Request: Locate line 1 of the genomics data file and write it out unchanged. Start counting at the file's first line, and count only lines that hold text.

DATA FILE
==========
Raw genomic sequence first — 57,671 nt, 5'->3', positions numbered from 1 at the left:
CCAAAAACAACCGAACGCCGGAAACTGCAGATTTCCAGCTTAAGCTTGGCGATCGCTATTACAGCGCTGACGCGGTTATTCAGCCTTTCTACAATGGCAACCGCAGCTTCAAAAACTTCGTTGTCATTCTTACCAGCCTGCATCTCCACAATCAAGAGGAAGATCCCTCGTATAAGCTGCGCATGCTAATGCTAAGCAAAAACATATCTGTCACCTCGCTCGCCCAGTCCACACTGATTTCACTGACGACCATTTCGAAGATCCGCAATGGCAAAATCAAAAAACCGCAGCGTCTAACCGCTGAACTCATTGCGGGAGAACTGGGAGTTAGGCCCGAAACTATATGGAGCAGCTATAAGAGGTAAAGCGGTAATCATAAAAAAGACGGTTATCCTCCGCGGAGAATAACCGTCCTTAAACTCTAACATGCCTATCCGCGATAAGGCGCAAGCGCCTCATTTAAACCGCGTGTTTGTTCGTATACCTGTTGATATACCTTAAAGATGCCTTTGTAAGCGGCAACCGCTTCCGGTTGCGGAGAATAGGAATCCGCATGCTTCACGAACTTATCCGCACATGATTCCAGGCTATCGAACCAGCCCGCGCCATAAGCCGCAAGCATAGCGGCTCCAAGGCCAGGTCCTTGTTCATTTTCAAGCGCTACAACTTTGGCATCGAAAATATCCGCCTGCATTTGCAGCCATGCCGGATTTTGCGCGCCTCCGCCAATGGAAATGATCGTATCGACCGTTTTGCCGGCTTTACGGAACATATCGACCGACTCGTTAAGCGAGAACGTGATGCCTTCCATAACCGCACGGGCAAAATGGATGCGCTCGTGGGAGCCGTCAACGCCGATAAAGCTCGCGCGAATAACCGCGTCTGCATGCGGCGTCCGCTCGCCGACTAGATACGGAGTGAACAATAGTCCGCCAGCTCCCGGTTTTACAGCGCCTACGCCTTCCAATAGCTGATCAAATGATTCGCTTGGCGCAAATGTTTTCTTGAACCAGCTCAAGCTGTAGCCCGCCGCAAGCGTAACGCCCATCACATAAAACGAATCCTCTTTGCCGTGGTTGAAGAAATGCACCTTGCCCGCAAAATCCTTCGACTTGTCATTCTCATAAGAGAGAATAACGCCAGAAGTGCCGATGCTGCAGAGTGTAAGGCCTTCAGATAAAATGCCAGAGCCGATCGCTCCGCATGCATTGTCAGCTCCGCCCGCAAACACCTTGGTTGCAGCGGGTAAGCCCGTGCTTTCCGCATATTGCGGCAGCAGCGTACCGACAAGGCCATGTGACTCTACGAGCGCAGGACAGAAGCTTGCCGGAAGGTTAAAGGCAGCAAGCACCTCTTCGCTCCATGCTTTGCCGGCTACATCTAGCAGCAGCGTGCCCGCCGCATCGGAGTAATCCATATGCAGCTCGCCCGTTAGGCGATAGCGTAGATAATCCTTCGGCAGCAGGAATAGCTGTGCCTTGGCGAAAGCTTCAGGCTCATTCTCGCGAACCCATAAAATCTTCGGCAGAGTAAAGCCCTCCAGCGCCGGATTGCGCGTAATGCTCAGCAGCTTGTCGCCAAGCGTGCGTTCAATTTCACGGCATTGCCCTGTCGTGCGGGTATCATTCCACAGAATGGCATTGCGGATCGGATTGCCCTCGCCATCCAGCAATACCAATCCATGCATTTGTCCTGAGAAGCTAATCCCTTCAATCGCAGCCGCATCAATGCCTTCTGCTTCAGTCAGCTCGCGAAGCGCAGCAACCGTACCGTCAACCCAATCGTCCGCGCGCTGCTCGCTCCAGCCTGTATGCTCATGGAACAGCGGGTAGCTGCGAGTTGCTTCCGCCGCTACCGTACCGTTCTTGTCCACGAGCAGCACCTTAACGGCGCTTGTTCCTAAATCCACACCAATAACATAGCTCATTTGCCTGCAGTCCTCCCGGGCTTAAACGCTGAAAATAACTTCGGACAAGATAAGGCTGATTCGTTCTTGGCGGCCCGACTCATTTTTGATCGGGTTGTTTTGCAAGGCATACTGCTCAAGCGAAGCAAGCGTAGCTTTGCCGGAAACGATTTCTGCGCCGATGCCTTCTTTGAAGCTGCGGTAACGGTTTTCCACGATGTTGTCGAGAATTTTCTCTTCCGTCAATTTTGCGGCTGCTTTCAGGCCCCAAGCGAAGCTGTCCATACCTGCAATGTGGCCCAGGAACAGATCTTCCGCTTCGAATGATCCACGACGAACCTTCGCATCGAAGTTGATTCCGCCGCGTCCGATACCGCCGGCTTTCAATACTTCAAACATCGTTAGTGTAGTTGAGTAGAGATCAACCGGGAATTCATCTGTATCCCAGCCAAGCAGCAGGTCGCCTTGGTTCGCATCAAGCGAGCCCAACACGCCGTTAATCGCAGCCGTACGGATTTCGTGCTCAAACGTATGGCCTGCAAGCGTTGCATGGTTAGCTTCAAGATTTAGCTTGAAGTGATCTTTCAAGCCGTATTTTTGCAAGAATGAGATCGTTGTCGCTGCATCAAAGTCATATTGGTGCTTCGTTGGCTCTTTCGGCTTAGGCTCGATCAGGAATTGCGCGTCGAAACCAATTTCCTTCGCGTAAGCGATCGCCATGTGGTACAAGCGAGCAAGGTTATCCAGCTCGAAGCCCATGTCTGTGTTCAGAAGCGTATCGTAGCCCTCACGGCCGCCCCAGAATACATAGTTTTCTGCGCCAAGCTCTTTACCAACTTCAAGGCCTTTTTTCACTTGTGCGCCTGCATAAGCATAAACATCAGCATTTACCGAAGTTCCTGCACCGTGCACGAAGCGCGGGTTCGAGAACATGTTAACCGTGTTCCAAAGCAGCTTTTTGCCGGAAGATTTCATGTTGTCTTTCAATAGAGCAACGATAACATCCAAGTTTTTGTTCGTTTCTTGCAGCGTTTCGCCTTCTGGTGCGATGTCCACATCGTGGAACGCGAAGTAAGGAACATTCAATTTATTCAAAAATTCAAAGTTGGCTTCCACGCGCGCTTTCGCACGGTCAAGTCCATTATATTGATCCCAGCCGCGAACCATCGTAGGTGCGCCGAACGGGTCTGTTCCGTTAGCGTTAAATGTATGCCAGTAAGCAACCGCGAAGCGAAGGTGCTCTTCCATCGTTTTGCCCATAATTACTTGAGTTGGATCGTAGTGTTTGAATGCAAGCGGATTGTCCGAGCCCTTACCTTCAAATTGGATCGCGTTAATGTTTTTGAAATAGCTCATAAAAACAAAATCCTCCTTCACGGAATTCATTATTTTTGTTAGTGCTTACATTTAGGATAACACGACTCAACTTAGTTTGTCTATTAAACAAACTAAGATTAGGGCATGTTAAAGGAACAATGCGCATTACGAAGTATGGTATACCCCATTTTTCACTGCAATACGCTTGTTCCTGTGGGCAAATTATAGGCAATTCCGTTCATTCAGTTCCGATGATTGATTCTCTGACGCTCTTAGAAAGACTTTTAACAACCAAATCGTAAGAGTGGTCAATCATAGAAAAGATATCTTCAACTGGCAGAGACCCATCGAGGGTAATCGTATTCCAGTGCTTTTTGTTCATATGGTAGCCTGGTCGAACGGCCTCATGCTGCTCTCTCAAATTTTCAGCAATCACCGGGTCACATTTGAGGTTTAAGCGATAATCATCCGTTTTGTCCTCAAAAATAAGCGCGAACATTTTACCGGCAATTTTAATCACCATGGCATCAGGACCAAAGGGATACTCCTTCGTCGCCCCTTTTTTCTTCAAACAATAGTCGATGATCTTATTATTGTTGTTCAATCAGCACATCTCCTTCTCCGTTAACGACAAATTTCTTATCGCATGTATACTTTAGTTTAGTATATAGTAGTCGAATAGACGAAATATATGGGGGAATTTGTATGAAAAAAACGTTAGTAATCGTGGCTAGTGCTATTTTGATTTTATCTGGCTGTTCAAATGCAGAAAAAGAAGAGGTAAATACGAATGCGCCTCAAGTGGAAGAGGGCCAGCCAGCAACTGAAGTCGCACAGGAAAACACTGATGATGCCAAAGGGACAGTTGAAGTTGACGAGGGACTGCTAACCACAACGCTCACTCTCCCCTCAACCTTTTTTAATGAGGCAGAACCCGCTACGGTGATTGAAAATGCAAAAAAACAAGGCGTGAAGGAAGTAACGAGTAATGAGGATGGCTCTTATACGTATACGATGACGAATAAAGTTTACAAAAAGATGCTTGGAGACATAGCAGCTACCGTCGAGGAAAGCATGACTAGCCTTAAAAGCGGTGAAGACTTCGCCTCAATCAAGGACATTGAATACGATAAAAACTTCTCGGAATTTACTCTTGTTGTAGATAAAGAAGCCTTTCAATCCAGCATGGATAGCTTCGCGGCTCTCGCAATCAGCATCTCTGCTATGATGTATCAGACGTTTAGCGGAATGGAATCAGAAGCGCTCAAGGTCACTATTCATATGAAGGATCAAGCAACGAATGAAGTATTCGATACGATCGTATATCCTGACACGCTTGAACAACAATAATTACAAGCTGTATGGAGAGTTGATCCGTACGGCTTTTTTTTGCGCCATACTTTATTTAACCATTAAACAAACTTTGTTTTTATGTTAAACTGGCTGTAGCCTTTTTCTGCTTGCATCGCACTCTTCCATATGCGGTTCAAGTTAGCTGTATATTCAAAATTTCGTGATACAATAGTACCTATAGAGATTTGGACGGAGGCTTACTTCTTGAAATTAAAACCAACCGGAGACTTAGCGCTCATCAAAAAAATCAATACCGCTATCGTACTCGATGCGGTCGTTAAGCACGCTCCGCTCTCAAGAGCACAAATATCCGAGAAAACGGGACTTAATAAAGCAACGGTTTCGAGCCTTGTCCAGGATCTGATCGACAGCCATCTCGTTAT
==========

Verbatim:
Raw genomic sequence first — 57,671 nt, 5'->3', positions numbered from 1 at the left: